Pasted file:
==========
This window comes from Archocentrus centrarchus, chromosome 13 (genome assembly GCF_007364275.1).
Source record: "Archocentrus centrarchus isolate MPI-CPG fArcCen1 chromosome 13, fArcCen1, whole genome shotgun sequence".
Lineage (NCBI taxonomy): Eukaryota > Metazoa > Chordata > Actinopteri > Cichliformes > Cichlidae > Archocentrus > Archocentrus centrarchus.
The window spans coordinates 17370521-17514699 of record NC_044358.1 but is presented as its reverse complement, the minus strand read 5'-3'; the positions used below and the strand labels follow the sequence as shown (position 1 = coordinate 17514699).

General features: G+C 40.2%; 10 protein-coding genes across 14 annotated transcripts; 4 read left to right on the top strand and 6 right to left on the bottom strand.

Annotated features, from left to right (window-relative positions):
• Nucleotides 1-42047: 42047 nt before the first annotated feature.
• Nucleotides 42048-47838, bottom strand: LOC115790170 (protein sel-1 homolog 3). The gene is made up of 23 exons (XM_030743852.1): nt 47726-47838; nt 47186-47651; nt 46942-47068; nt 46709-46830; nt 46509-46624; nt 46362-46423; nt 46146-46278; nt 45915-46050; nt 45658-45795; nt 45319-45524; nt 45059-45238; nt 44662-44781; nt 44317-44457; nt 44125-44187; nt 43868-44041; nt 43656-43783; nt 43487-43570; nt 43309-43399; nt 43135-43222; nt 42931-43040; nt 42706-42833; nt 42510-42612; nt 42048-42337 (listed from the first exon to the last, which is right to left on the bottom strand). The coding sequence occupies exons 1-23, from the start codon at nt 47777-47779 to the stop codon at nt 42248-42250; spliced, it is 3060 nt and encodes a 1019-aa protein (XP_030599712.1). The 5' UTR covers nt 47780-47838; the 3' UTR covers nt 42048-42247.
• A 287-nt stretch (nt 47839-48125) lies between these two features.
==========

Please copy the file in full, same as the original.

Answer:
This window comes from Archocentrus centrarchus, chromosome 13 (genome assembly GCF_007364275.1).
Source record: "Archocentrus centrarchus isolate MPI-CPG fArcCen1 chromosome 13, fArcCen1, whole genome shotgun sequence".
Lineage (NCBI taxonomy): Eukaryota > Metazoa > Chordata > Actinopteri > Cichliformes > Cichlidae > Archocentrus > Archocentrus centrarchus.
The window spans coordinates 17370521-17514699 of record NC_044358.1 but is presented as its reverse complement, the minus strand read 5'-3'; the positions used below and the strand labels follow the sequence as shown (position 1 = coordinate 17514699).

General features: G+C 40.2%; 10 protein-coding genes across 14 annotated transcripts; 4 read left to right on the top strand and 6 right to left on the bottom strand.

Annotated features, from left to right (window-relative positions):
• Nucleotides 1-42047: 42047 nt before the first annotated feature.
• Nucleotides 42048-47838, bottom strand: LOC115790170 (protein sel-1 homolog 3). The gene is made up of 23 exons (XM_030743852.1): nt 47726-47838; nt 47186-47651; nt 46942-47068; nt 46709-46830; nt 46509-46624; nt 46362-46423; nt 46146-46278; nt 45915-46050; nt 45658-45795; nt 45319-45524; nt 45059-45238; nt 44662-44781; nt 44317-44457; nt 44125-44187; nt 43868-44041; nt 43656-43783; nt 43487-43570; nt 43309-43399; nt 43135-43222; nt 42931-43040; nt 42706-42833; nt 42510-42612; nt 42048-42337 (listed from the first exon to the last, which is right to left on the bottom strand). The coding sequence occupies exons 1-23, from the start codon at nt 47777-47779 to the stop codon at nt 42248-42250; spliced, it is 3060 nt and encodes a 1019-aa protein (XP_030599712.1). The 5' UTR covers nt 47780-47838; the 3' UTR covers nt 42048-42247.
• A 287-nt stretch (nt 47839-48125) lies between these two features.